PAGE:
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Do You Wonder if You May Have Borderline Personality Disorder (BPD)?

Have you felt confused about your identity and sense of self throughout your life? Do you believe your emotional reactions often interfere with day-to-day life or make it hard to maintain close relationships?  Do you feel things so intensely sometimes that it gets in the way of your happiness?

If you’ve often struggled with managing your emotions, you may have the thought that you’re broken in some fundamental way. Your response to any given situation may depend on your mood at that moment, causing you to quickly go from zero to 100 and have trouble recovering from the damage that was caused. The anger or fear you experience—especially in relationships—might be intense and hard to predict.

Being in Relationships Might be Challenging for You

People you’ve tried to get close to might say that it is difficult to be in a stable relationship with you because they are often not sure of how you might respond. But from your perspective, you might react negatively because you feel attacked or abandoned. And because trust might not come easily for you, it’s hard to ever feel fully secure. Understandably, the culmination of these factors can lead to loneliness, anxiety, and sadness.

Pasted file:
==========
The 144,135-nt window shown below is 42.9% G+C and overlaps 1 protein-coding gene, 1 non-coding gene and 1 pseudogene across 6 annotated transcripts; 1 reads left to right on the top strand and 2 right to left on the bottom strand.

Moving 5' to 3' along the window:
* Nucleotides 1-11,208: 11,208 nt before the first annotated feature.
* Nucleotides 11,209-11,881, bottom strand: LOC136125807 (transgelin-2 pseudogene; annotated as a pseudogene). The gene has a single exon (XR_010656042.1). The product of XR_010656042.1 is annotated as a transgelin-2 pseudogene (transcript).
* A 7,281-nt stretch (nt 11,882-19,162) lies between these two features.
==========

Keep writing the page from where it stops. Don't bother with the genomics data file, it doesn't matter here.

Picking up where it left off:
As you yearn to connect with others, happiness may be fleeting. To seek short-term pleasure, you might fall back on unhealthy behaviors—such as substance abuse, binge eating, or risk-taking. Or perhaps you resort to self-harm to relieve your sense of emptiness, or just feel something. Without a clear understanding of what’s important to you, you might feel like a chameleon who tries on different identities without being anchored to anything in particular.

Perhaps you wish you could gain control of your emotions, feel worthy to give and receive love, and have a stronger sense of self. With borderline personality disorder therapy, you can build up the skills you need to regulate your emotions and get in touch with who you truly are.

BPD Is More Common Than You May Think

It’s estimated that 1.6 percent of U.S. adults have borderline personality disorder—and of those, about 42 percent have received therapy in the past year. [1] [2] Although that percentage may sound small, it represents over 4 million Americans. Many more individuals—increasingly teens in the past few years—exhibit traits or experience parts of this disorder and can use help with regulating their emotions. 

BPD develops when certain biological factors and personality traits combine with an invalidating environment. It’s theorized that people with emotional dysregulation are born with a more sensitive biological predisposition based on their genetics and brain chemistry. Those with BPD experience emotions more often than others, have more visceral reactions that last longer, and, once experienced, have difficulty coming down from these intense emotions. 

How Environments That Invalidate Our Emotional Responses Fosters BPD